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Polk County Enterprise - Local News

Copyright 2013 - Polk County Publishing Company

 

Post 393 to host Vietnam Moving Wall

 

BY GERRY STEGMAIER and BRIAN BESCH
pcenewsroom@gmail.com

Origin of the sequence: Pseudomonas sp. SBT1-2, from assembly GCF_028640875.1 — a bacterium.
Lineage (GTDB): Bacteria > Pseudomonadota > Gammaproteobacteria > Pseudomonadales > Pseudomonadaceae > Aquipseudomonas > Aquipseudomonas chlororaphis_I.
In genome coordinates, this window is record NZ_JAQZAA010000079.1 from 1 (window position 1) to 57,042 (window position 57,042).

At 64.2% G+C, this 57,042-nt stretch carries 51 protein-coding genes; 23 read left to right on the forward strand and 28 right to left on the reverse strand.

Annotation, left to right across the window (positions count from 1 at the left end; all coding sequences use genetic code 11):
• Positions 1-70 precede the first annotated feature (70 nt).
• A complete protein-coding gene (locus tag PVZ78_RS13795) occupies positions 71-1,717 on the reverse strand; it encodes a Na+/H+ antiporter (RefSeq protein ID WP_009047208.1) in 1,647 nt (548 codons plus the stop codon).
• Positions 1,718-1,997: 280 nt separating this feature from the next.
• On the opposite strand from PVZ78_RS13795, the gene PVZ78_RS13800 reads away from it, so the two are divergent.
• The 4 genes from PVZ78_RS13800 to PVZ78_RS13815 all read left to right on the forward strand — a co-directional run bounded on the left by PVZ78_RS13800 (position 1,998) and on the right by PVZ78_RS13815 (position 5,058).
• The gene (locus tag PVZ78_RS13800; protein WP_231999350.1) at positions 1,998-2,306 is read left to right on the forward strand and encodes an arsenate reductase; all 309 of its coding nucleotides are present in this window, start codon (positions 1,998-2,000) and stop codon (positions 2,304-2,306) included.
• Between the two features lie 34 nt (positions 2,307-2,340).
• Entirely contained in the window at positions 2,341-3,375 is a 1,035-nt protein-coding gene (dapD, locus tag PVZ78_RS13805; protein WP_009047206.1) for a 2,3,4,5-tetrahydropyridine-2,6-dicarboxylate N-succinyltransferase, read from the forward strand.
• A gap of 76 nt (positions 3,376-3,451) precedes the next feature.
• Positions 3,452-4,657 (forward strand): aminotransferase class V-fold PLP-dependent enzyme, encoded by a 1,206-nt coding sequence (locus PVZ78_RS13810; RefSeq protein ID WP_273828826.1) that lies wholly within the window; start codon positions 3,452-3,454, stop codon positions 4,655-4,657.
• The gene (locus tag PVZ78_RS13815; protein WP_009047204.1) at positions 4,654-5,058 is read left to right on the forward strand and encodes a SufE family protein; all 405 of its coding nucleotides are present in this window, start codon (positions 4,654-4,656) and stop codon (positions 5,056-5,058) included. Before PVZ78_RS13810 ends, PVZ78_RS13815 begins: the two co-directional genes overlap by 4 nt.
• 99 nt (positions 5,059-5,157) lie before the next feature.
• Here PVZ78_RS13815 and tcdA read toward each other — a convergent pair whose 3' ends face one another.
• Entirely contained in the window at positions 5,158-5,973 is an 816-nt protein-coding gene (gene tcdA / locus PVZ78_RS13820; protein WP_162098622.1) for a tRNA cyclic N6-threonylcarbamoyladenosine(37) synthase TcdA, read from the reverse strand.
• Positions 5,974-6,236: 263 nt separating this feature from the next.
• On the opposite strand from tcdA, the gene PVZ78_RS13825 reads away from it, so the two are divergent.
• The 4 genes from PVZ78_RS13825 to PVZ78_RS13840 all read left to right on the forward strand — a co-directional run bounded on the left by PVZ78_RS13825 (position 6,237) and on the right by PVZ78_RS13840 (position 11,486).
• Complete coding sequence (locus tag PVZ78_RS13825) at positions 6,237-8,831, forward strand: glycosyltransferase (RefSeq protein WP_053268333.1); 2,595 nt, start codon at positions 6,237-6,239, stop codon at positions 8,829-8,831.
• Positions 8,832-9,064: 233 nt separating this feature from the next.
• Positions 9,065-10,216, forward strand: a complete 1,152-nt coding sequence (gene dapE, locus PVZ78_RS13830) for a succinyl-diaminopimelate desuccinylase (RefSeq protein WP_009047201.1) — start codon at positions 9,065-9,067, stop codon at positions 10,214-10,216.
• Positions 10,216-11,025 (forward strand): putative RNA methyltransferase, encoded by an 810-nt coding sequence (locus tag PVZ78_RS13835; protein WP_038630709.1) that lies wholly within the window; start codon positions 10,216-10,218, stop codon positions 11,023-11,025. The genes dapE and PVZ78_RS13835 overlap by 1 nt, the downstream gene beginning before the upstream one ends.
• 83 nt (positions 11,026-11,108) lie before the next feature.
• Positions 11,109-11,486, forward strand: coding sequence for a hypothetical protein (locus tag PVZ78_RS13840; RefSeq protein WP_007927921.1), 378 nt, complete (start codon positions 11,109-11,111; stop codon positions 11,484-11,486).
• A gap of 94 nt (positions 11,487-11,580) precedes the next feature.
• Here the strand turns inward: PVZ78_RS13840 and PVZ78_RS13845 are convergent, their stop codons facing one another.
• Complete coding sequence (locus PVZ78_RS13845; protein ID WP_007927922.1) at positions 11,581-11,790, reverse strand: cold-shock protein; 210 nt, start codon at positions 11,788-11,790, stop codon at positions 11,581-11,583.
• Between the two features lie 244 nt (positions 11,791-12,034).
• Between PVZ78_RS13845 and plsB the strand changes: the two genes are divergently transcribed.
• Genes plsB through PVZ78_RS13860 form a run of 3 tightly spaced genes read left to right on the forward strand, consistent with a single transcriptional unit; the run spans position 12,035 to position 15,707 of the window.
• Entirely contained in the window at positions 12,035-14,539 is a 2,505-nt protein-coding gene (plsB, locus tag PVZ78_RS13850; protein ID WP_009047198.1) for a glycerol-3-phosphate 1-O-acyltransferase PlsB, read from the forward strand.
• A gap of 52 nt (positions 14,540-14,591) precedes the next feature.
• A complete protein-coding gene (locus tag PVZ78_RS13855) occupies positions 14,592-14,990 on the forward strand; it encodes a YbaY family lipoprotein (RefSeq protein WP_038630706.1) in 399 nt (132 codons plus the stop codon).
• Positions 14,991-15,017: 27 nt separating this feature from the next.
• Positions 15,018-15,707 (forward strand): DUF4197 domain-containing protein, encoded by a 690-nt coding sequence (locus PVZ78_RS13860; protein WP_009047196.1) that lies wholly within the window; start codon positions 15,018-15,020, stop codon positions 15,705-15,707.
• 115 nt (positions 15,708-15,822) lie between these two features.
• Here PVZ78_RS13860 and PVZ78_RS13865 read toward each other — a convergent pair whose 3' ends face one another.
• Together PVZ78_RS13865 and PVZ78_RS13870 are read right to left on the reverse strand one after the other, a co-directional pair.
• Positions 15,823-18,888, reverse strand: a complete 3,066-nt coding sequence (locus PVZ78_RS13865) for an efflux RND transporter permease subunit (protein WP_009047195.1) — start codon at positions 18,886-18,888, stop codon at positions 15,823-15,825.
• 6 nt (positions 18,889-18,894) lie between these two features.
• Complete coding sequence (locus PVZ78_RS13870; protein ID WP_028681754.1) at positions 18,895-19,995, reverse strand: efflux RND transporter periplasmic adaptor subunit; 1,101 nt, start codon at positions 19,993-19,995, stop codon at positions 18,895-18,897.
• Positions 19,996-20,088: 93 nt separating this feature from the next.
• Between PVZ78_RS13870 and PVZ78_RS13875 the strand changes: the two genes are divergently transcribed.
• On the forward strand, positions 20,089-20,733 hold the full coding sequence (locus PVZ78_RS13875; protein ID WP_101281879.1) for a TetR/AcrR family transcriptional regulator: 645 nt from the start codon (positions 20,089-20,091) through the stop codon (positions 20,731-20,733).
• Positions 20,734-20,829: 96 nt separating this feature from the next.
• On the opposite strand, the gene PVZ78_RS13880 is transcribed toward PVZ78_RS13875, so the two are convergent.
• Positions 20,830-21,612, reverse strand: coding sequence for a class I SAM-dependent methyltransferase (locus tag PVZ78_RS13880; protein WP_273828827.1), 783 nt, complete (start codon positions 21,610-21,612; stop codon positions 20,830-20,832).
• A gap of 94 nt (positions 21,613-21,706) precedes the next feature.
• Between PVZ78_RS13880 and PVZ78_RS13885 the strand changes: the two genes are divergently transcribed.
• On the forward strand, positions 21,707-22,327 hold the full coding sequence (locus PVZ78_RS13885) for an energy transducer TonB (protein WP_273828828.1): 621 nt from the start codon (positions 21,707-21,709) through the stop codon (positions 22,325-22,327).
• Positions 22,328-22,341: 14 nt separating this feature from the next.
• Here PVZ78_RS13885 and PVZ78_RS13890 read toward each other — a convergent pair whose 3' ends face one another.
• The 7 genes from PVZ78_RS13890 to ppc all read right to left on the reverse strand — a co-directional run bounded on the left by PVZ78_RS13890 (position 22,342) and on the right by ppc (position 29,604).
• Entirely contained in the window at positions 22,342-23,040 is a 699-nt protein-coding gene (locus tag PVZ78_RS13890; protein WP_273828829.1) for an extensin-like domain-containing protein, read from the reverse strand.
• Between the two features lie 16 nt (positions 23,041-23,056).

The American Legion Post 393 in Cleveland at Highway 321 will host the Moving Wall Vietnam Memorial on Oct. 10. The display will be open 24 hours a day for five days and is free of charge to all. "The Moving Wall" is the half-size replica of the Washington, D.C. Vietnam Veterans Memorial and has been touring the country for almost 30 years. When John Devitt attended the 1982 dedication in Washington, D.C., he felt the positive power of "The Wall." He vowed to share that experience with those who did not have the opportunity to go to Washington, D.C. "It's two wings, just like the one in D.C. and each wing is 127 feet long," Legion member and Event Coordinator Moe Samples said. "Here at the Legion in Cleveland, we have a motorcycle riders group and we escorted this wall to Crosby from about 30 miles out. We got the idea that we could bring it into Cleveland since it had never been here. We figured it would be an excellent way to get the community and a lot of other people involved. We started about a year and a half ago." Devitt, Norris Shears, Gerry Haver and other Vietnam veteran volunteers built The Moving Wall. It went on display for the first time in Tyler in October of 1984. Two structures of The Moving Wall now travel the country from April through November, spending about a week at each site. A sponsor is any organization or group of individuals that want The Moving Wall to visit their area and is willing to do the work to make the local arrangements. Sponsors are frequently civic groups, schools, or veterans' organizations. Sponsoring normally requires months of planning by dozens of local volunteers. The Wall is about names. At some sites, the sponsor makes arrangements for all 58,282 names to be read aloud. This takes about 72 hours. If each person reads for 20 minutes (270 names), this will require 216 volunteer name readers. Making these arrangements and printing the pages takes considerable effort, but is a very effective means to express the enormity of the war and that each name was a real person. Frequently, relatives or friends of casualties offer to read the block of names that includes their special names. In 1982 John Devitt, a former helicopter door gunner and Army veteran, visited Washington, D.C. for the dedication of the Vietnam Veterans Memorial and to participate in the National Salute to Vietnam Veterans. This visit and experience changed Devitt's life and led to the creation of the "Moving Wall," which has since moved millions of people. His story is one of thousands spawned by the Memorial. As Devitt explains, "When you approach the Memorial, you don't recognize what's going on. It's a visual experience that words cannot describe. Then suddenly, as the words inscribed on the Wall come into focus, it's so subtle, you're drawn in and it's too late. You're riveted and the emotions just pour forth." The emotional outpouring and the pride of having participated in a parade honoring Vietnam veterans inspired Devitt to dedicate the next 11 years of his life to giving people all across the nation a chance to experience a similar catharsis. Originally, Devitt and his friends had hoped to create a photomural of the Wall, but when the negatives proved unusable, they came up with another solution. The concept was simple: build a replica of the Wall in Washington which could travel across the country, so that everyone who couldn't visit the Wall could share the experience and emotion which it evokes. Devitt's idea was deeply personal. He had been out of work when the Wall was dedicated, and made the trip with financial help from family and friends. "There were millions of people who would never be able to come to Washington," he realized, "I wanted them to be able see and feel what I had." His emotions ran deep. "Before 1982, I never felt like I needed a parade or a memorial," he says. He had come to the Wall expecting to dislike it, anticipating it would be as some media stories had said, "a black gash of shame." Instead, the Wall changed his life; it gave him a new mission and sense of pride in his military service. With the help of a few friends, Devitt set out to build a movable wall. They estimated it would take $40,000, however, pooling their savings they could only come up with $2,500. They decided to seek assistance in raising the necessary funds. "We had a tough time in the beginning, convincing people about what we were trying to do," explains Devitt. "The Wall is a visual thing. When you tell people you want to build a half-scale replica, they think miniature and model; they don't realize the power of Maya Lin's design." Searching for a way for the work to be completed, they sought contributions of goods and services. If they couldn't get the material donated, they could at least arrange credit terms and discounted pricing. "We were totally surprised by the reaction of the businesses we approached. I didn't even have a credit card at the time, but when we talked to various companies and explained what we were trying to do, they were very sympathetic. Many took the job on our word." Devitt says, "I knew that once we got started, it would pay for itself...and if it didn't, we were prepared to pay for it ourselves." He was convinced of the need for the Moving Wall. The first Moving Wall was built of Plexiglas, with each name silk-screened onto the panels. The photographic negatives of the names were made available by the Vietnam Veterans Memorial Fund, the organization responsible for building the Memorial. When new names are added to the Wall, they are also added to the Moving Wall at the end of its season. In its present form, the third generation, the Moving Wall consists of aluminum panels and is a half-scale replica of the original. In the 11 years since the Moving Wall has been in existence, it has been visited by millions of people, in over 410 locations. While the material of the Moving Wall has changed, its impact remains the same. "Lots of people are waiting for this," Samples said. "One of my big things is I want to get some of the local school kids involved. We're getting quite a bit of response now. We set up some committees for fundraising, because it does take money to bring it in and set it up. We also have to provide security 24 hours a day to make sure nothing happens to it. We need volunteers to help set it up and help out. I need a lot more to help out with all the work that goes into it. There are two big books that list all the names on the wall. There are 58,282 names. The names are listed by the day they were named missing or killed. We need help to assist with people finding the right name." The Moving Wall was first displayed in 1984 in Texas as part of the Tyler Rose Festival. "We hadn't even put up the fifth panel when a Gold Star Mother placed a beautifully decorated candle at the base of the panel where her son's name was inscribed," Devitt recalls. Just like the Wall in Washington, people began to leave mementoes, so many, in fact, that Devitt decided to have them shipped to the Moving Wall's offseason home in San Jose, Calif. He hopes to build a museum to display the items, but for now concentrates on making sure the Moving Wall travels to as many cities as possible. "When you think about it," he says, "two or three million people visit the Wall every year. There are ten or twenty times that many people, who, for whatever reason, will never be able to make the trip to Washington." Scheduling the route of the Wall is a tough job and Devitt tries to be as objective as possible. Dates fill up quickly, almost a year in advance, and there are often schedule conflicts that prevent visits to certain events and locations. "When we started, it was much simpler," he says. "Someone would call and if I wasn't going to be somewhere else at that time, we would load things up and go." While the costs involved were greater than expected, Devitt was opposed to any kind of charge to visit the Moving Wall. "Originally, we thought we could put out a donation box and that would cover our expenses," he explains. Convinced that there should be no charge to have the Wall come to a community, someone came up with the idea that local host committees be formed to sponsor the Moving Wall's visit. This solution has worked well and the schedule of the Moving Wall remains crowded as it journeys across the country. Many people have not heard about Devitt or the Moving Wall; his humble and hardworking attitude is partially responsible. "When the Wall comes to a town, it brings people out from all over. We try to play it low- key because the Wall speaks for itself. This isn't about me. It's not about John Devitt. It's about remembering 58,000 people who died in service to their country."